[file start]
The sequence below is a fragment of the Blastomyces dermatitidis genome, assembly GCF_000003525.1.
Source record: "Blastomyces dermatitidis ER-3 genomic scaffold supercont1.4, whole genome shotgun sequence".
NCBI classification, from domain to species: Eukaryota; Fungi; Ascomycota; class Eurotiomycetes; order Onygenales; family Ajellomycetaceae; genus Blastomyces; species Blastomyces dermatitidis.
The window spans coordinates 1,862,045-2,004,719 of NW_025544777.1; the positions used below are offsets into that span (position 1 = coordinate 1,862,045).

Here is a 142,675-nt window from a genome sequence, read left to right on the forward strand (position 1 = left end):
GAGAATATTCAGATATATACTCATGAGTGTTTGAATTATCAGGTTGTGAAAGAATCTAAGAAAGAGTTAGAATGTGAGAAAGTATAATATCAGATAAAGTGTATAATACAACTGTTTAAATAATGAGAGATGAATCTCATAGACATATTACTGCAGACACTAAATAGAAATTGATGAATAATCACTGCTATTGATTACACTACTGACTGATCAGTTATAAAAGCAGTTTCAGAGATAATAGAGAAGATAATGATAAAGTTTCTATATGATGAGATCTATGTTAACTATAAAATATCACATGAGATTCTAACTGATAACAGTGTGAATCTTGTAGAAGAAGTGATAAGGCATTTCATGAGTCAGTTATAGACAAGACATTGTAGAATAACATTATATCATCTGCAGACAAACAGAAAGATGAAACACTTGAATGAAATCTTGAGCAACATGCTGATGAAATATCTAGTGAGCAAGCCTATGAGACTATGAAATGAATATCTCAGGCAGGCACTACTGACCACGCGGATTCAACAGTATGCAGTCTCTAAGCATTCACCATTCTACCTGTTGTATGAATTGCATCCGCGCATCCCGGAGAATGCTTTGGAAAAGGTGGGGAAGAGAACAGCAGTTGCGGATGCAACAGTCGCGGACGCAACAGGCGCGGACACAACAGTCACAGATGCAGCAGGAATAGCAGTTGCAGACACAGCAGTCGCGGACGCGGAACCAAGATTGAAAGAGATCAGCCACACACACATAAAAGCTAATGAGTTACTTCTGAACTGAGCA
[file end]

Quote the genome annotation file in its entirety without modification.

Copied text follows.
The sequence below is a fragment of the Blastomyces dermatitidis genome, assembly GCF_000003525.1.
Source record: "Blastomyces dermatitidis ER-3 genomic scaffold supercont1.4, whole genome shotgun sequence".
NCBI classification, from domain to species: Eukaryota; Fungi; Ascomycota; class Eurotiomycetes; order Onygenales; family Ajellomycetaceae; genus Blastomyces; species Blastomyces dermatitidis.
The window spans coordinates 1,862,045-2,004,719 of NW_025544777.1; the positions used below are offsets into that span (position 1 = coordinate 1,862,045).

Here is a 142,675-nt window from a genome sequence, read left to right on the forward strand (position 1 = left end):
GAGAATATTCAGATATATACTCATGAGTGTTTGAATTATCAGGTTGTGAAAGAATCTAAGAAAGAGTTAGAATGTGAGAAAGTATAATATCAGATAAAGTGTATAATACAACTGTTTAAATAATGAGAGATGAATCTCATAGACATATTACTGCAGACACTAAATAGAAATTGATGAATAATCACTGCTATTGATTACACTACTGACTGATCAGTTATAAAAGCAGTTTCAGAGATAATAGAGAAGATAATGATAAAGTTTCTATATGATGAGATCTATGTTAACTATAAAATATCACATGAGATTCTAACTGATAACAGTGTGAATCTTGTAGAAGAAGTGATAAGGCATTTCATGAGTCAGTTATAGACAAGACATTGTAGAATAACATTATATCATCTGCAGACAAACAGAAAGATGAAACACTTGAATGAAATCTTGAGCAACATGCTGATGAAATATCTAGTGAGCAAGCCTATGAGACTATGAAATGAATATCTCAGGCAGGCACTACTGACCACGCGGATTCAACAGTATGCAGTCTCTAAGCATTCACCATTCTACCTGTTGTATGAATTGCATCCGCGCATCCCGGAGAATGCTTTGGAAAAGGTGGGGAAGAGAACAGCAGTTGCGGATGCAACAGTCGCGGACGCAACAGGCGCGGACACAACAGTCACAGATGCAGCAGGAATAGCAGTTGCAGACACAGCAGTCGCGGACGCGGAACCAAGATTGAAAGAGATCAGCCACACACACATAAAAGCTAATGAGTTACTTCTGAACTGAGCA